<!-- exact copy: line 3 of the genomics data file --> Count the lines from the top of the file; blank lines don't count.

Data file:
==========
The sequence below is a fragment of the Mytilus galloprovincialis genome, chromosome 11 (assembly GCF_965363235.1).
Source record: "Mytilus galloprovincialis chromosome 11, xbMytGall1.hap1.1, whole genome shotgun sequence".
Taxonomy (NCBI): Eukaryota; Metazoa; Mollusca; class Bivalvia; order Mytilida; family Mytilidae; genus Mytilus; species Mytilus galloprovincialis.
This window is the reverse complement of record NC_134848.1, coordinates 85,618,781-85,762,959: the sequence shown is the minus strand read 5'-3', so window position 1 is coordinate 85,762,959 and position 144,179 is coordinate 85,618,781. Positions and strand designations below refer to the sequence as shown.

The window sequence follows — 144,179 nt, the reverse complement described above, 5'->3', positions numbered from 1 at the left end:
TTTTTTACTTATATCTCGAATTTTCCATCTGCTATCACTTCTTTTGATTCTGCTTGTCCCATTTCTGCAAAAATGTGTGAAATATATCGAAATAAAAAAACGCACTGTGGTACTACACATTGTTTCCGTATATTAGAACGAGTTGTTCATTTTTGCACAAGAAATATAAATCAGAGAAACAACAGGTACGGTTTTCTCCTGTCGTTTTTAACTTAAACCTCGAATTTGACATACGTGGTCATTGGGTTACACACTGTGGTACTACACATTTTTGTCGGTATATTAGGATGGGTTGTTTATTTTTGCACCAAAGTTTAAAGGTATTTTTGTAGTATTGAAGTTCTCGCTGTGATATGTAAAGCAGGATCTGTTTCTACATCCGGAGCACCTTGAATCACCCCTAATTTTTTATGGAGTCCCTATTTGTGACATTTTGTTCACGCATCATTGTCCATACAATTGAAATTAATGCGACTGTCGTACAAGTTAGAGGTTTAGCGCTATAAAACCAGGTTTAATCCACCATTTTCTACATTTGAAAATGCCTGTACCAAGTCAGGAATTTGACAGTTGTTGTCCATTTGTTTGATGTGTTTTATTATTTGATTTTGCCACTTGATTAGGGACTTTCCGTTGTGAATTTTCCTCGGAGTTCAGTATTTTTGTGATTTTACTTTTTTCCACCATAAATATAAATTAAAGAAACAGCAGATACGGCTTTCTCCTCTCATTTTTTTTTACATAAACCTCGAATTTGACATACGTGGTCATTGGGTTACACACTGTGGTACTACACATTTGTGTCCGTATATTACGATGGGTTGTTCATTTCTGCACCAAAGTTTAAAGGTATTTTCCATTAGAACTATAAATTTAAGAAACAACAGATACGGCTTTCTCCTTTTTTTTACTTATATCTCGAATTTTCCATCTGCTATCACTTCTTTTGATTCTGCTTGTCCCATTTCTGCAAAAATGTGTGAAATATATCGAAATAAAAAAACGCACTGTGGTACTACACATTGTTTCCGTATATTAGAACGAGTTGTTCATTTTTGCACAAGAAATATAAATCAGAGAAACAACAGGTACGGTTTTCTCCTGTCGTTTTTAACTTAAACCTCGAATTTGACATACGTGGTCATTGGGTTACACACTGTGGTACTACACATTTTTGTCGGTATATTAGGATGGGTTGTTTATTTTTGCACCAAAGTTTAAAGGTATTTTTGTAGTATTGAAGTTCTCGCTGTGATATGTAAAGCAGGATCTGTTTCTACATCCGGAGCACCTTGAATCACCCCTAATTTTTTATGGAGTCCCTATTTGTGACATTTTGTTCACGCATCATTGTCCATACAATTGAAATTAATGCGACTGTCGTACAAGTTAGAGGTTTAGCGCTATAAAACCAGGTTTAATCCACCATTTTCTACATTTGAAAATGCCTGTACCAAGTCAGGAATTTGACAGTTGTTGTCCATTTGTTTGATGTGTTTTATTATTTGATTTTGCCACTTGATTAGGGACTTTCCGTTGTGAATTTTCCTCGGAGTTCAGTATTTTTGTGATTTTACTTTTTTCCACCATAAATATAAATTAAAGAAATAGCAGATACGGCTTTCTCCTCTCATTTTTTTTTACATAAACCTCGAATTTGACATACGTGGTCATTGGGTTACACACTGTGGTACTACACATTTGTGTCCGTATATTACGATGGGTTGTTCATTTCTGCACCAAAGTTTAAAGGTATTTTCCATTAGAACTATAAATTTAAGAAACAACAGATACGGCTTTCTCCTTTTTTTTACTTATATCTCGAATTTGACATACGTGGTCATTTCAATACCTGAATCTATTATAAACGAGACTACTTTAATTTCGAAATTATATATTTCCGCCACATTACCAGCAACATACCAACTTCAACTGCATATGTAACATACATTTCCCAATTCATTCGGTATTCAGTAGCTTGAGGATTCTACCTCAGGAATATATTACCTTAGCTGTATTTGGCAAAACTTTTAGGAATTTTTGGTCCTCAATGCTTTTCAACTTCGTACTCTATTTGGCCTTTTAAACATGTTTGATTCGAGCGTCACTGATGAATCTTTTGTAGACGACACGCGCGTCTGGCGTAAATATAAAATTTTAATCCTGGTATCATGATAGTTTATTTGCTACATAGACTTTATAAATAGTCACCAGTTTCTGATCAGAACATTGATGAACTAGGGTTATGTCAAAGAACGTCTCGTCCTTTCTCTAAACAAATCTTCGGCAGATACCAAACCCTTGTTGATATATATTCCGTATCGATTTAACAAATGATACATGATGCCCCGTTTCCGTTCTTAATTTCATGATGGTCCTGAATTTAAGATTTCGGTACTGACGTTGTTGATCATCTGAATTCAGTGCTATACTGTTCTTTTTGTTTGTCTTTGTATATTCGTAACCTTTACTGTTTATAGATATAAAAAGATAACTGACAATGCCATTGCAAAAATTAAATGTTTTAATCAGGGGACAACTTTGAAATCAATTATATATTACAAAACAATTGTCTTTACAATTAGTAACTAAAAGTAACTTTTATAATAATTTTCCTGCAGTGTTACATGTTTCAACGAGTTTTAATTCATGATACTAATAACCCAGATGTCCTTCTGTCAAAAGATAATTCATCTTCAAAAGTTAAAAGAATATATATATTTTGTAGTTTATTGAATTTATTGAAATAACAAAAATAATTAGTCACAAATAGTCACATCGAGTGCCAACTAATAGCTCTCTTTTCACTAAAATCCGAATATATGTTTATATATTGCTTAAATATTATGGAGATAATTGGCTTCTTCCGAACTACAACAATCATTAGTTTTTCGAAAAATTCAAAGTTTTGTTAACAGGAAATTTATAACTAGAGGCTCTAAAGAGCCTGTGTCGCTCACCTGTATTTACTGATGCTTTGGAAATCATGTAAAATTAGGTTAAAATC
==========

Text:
Taxonomy (NCBI): Eukaryota; Metazoa; Mollusca; class Bivalvia; order Mytilida; family Mytilidae; genus Mytilus; species Mytilus galloprovincialis.